Varanasi in India is not just another tourist place which attracts backpackers, pilgrims, photographers and common tourists from all over the globe; it is also one of the oldest living cities in the world. The city is enriched with mythology and history had urban settlement from 2000 BC. According to Hindu mythology Varanasi was established by Lord Shiva, one of the most powerful and widely worshipped Gods in Hinduism. But what sets this place apart from other religious cities that the eternal peace among people and all living animals can be felt and touched in this city beside river Ganges even till date.
There’s harmony and peaceful coexistence of people from different religions here, the narrow and ancient alleys are full of life, the street dogs, cows and huge apparently intimidating bulls are extremely docile. The different ghats (stone paved walkways, stairs leading to river Ganges) created by ancient kings and lords bear amazing stories and are connected together through miles.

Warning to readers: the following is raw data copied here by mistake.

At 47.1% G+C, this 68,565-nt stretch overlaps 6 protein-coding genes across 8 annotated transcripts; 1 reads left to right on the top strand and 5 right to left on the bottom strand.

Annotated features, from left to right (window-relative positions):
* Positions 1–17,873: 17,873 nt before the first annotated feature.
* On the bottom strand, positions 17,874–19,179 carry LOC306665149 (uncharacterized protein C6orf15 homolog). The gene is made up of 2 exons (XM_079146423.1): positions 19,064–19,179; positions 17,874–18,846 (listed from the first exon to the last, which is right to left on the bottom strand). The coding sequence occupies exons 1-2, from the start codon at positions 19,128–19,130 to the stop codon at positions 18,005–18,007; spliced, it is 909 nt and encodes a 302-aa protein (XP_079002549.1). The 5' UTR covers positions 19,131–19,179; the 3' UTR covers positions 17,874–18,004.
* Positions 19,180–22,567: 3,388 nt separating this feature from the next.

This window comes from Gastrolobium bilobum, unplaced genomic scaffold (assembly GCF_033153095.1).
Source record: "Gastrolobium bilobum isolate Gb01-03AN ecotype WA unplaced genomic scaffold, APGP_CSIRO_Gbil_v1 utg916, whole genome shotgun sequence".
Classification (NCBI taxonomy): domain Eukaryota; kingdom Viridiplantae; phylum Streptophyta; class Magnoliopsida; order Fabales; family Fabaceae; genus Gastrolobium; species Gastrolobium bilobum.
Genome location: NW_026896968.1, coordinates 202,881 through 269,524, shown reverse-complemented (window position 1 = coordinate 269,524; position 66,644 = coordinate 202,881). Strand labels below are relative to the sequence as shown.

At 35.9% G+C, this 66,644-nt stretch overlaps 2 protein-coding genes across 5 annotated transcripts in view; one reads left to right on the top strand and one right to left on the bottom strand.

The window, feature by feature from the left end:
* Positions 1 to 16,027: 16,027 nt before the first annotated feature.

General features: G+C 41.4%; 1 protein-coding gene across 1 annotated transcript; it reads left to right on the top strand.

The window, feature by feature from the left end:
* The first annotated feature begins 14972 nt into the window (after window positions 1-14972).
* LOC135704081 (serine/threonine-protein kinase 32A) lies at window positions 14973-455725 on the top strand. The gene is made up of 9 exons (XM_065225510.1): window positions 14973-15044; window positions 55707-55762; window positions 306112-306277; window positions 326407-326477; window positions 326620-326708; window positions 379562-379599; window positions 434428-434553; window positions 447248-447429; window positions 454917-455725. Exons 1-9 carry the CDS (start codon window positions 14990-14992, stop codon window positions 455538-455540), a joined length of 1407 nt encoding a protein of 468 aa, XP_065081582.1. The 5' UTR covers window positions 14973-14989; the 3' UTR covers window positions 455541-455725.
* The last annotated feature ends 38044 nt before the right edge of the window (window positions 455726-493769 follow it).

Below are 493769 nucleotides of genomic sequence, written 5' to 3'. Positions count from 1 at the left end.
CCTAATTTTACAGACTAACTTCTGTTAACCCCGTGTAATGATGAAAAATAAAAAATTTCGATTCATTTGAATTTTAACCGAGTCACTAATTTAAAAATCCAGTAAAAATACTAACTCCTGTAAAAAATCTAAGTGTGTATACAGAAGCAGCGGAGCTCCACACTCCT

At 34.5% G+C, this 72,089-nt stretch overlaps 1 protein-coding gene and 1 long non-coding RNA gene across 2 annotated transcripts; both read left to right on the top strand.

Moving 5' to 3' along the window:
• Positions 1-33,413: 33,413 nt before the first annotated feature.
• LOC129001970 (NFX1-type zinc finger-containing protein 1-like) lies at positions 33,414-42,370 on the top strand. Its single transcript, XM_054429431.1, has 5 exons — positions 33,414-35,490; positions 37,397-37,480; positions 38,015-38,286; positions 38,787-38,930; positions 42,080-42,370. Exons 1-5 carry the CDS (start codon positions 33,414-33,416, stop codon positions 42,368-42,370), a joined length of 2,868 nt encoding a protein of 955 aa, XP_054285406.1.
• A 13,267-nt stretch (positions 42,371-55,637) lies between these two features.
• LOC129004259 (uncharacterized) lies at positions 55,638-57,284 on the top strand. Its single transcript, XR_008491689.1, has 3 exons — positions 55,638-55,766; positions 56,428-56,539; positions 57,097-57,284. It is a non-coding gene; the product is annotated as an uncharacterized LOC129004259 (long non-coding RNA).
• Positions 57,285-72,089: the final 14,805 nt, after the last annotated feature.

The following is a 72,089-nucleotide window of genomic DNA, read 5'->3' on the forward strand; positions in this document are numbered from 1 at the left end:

There’s so much life happening in these ghats that one can just sit and behold and wouldn’t notice the time passing by.
I have been to Varanasi twice earlier but this time in July this year, I wanted to see Varanasi during monsoon. I managed to get sleeper class non A/C coach ticket of a Varanasi bound train at last minute in a long weekend in July and boarded for an overnight journey carrying my backpack and camera gears. In a sleeper class train you’d see more variety of local life than anywhere else. During these monsoon months of July and August there is a significant drop in number of international tourists from the world. The local tourism business like boating in Ganges runs dry during these wet months. However, there is no dearth of domestic pilgrims visiting the temple of Lord Shiva. Also, the dark cloudy sky and murkier and higher water level in river Ganges make a different and grand spectacle of Varanasi during monsoon, which has a charm of its own.